animal magnetism: Microwave News Article Archive (2004 - )
“The results of our experiments suggest the remarkable sensitivity … of the Antarctic amphipod … Even 2 nT RF regardless of frequency was able to disrupt orientation.” (1-10 MHz)
“Our findings that the direction of vertical migrations could be reversed by an imposed magnetic field and that wild-type populations of worms from opposite hemispheres displayed opposite vertical migration preference strongly suggests that C. elegans relies on the geomagnetic field rather than gravity.” (open access).
By a group at Germany’s University of Oldenburg. “[U]sing a double-blinded protocol we have documented a clear and reproducible effect on a biological system of anthropogenic EM fields much weaker than the current ICNIRP guidelines.” With an accompanying comment by Joe Kirschvink of CalTech: The authors “demonstrate convincingly that migrating European robins stop...
“[W]e speculate that the widely observed weak-field [~50 nT] biomagnetic responses typified … stem from early evolutionary recognition of the diurnal change in the [geomagnetic field] as a precise zeitgeber; indeed one that outperforms the sun itself, in that it happens independently of cloudy skies.”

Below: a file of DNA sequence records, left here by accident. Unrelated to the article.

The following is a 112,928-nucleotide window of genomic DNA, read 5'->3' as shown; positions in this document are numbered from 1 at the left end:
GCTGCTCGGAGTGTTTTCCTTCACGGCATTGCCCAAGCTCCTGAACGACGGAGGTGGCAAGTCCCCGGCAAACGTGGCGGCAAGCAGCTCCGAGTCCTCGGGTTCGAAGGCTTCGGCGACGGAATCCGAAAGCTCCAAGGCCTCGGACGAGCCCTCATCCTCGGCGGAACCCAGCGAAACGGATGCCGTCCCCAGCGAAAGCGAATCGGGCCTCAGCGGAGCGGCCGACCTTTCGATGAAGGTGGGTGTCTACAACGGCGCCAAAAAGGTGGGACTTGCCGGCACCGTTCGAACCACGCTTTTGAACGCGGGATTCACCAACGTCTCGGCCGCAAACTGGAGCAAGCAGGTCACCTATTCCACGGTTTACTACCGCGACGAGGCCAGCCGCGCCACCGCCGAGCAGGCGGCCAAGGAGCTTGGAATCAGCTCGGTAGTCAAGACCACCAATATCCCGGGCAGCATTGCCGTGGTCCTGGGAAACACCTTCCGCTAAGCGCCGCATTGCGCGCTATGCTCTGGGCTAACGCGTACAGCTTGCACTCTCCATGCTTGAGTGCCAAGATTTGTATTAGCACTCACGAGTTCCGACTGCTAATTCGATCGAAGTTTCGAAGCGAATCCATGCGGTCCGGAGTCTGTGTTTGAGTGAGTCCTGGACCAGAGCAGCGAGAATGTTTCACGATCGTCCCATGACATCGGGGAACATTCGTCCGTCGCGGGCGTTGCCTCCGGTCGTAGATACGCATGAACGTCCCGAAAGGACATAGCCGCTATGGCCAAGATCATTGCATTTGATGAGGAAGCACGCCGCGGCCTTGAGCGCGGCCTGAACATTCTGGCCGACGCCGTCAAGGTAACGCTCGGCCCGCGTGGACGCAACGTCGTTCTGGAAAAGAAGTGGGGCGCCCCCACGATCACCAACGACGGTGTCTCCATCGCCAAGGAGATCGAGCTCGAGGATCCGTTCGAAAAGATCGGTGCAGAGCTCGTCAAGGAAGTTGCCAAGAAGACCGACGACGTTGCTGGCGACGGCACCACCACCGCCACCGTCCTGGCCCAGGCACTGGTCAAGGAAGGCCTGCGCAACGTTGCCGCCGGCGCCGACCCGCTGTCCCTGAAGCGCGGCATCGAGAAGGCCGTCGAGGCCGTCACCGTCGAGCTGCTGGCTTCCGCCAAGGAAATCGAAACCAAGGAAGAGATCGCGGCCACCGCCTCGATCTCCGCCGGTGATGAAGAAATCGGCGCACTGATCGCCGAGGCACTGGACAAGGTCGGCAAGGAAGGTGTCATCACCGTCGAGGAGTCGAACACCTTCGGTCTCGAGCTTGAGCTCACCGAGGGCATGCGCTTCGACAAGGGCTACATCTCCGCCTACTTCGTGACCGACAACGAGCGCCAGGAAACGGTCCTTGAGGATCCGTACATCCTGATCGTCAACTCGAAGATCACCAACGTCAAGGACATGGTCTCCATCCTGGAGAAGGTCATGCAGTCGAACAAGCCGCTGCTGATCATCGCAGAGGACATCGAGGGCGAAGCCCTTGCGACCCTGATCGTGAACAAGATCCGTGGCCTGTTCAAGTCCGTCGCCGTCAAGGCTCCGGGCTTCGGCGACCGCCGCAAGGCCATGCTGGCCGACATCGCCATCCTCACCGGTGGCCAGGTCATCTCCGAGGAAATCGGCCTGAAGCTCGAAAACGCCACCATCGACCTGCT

“A Sense of Mystery: Researchers from various disciplines are homing in on the mechanics of magnetoreception, an enigmatic sense that some animals use to navigate the globe.” The Scientist, August 1, 2013.
“Most researchers in the field agree that the compass sense is likely seated in cryptochromes within the eye, and many are convinced that there is another sense, most likely a signpost sense, passed through the trigeminal nerve and probably based on some sort of iron-containing, magnetism-sensing cells in beaks or snouts. Then there is [David] Dickman and [Le-Qing] Wu’s idea: that both of these abilities may rely on receptors in the inner ear.”
posted online February 7, 2013. "These results provide the first empirical evidence of geomagnetic imprinting in any species …"
Journal of Applied Toxicology, published online June 13, 2012.
The Scientist, July 9, 2012.
Science News, July 9, 2012.
The Scientist, April 26, 2012.
New York Times, April 27, 2012.